Elisabeth de St-Michel,
Samuel Pepys enduring wife
L'Histoire amoureuse des Gaules
8. You have flexible morals. Pepys, who never had to worry about #metoo, puts pressure on his suppliants’ wives to have sex with him. He describes these interactions in a despicable mixture of Spanish and French and English, producing a kind of Lingua Franca of misbehavior. That’s a most detestable aspect to his personality which is quite attractive otherwise. Moments after these spurts of fornication, he goes to church. Mostly to watch the attractive women at the service, but he does pay attention to the sermon which he is usually critical of.
He reads titillating books such as “L’Histoire amoureuse desGaules” then burns them because he does not wish them to bring him posthumous shame by being to catalogued in his library after he dies. 
Samuel Pepys, later in life, with his wig
9. You are moving up socially. Pepys was the son of a tailor. He was smart and got a scholarship to attend Oxford where he learned Latin and Ancient Greek. He got under the protection of an aristocrat that was a remote family connection and entered the administration of the Navy. Thanks to his connections, and probably to his intelligence and social skills, he gets more and more responsibility, and he becomes richer. Every month, he makes his account to figure out how rich he has become. It’s fascinating to see him hit landmarks in that ascension: he purchases a powdered wig, which takes some encouragements from his servants for him to wear outside the house. Later, he plans on getting his own coach with coachman and horses.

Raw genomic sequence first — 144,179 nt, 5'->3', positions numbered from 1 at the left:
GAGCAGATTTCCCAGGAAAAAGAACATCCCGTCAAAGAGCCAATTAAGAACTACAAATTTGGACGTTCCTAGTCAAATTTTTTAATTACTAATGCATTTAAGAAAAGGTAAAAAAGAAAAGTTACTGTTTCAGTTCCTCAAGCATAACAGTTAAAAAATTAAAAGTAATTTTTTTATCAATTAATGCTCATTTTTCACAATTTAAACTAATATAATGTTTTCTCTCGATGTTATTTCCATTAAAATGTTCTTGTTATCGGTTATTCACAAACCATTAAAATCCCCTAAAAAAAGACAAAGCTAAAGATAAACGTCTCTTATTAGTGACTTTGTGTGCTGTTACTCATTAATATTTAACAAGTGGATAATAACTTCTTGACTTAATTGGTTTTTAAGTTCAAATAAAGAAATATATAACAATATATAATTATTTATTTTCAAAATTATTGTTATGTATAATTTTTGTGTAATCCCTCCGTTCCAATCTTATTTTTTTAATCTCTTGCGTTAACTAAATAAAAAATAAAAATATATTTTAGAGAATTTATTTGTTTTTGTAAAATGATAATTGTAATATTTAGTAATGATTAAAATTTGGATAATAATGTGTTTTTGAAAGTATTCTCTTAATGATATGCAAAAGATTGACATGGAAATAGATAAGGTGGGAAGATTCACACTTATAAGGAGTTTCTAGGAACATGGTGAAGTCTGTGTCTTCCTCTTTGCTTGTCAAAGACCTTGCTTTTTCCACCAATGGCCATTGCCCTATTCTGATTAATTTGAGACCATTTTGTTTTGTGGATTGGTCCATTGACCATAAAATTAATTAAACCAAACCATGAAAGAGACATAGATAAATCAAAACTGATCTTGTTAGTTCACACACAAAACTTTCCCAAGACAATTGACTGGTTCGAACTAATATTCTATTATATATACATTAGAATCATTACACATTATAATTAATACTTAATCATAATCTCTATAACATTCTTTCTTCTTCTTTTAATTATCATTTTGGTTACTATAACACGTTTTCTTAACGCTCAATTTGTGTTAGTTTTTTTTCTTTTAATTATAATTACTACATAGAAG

10. But best of all, you are always so glad just to be alive and safe. He escaped the great Fire of London, and the Plague. His account makes you realize that the Plague was much more lethal for poor people. Anyone who could afford it fled the City. It’s surprising how much it was business as usual. The government, the nobility, the bourgeoisie all transfer to the outer suburbs. And party away. Pepys takes a ferry back and forth to visit his wife. A ferry! That seems the worst place to be in a time of epidemics, the equivalent of taking a plane, as you know a sure way nowadays to catch a virus going around. The City is much more affected, and he worries every time he has to leave the countryside. He does mention stumbling in the dark on a corpse left on the street. But it’s not the image we might have of ghostly streets with barricaded windows and doors, of lone passerby wearing masks and walking close to the walls, head down. Maybe that mental picture of the Plague is closer to what the situation was like in mainland Europe. At the end of every month, he takes the time to review his situation, and he thanks God for him and his wife being in good health, for his good economic situation. Almost everyday, he eats and drinks and sings with friends, reporting in his diary they "made very merry".


                                           written and published by  - -  Arabella von Arx

Great Fire of London

Wednesday, May 8, 2019

I was bored at Mark Morris’ Pepperland! I swear!

Take The Beatles superlative Sgt Peppers’ Lonely Heart Club Band album, have it turned into a modern dance show by super fun choreographer Mark Morris: we had to be in for a treat. Even if the show didn’t break the intellectual sound barrier, it was bound to be highly entertaining and pleasurable. Well, no, and I am compelled to introduce a sad face 😢to support this statement.
The costumes were super yummy, I admit.
The music was awesome, it was arranged by Ethan Iverson to sound more like a musical's score, and the Beatles music can go there without blushing.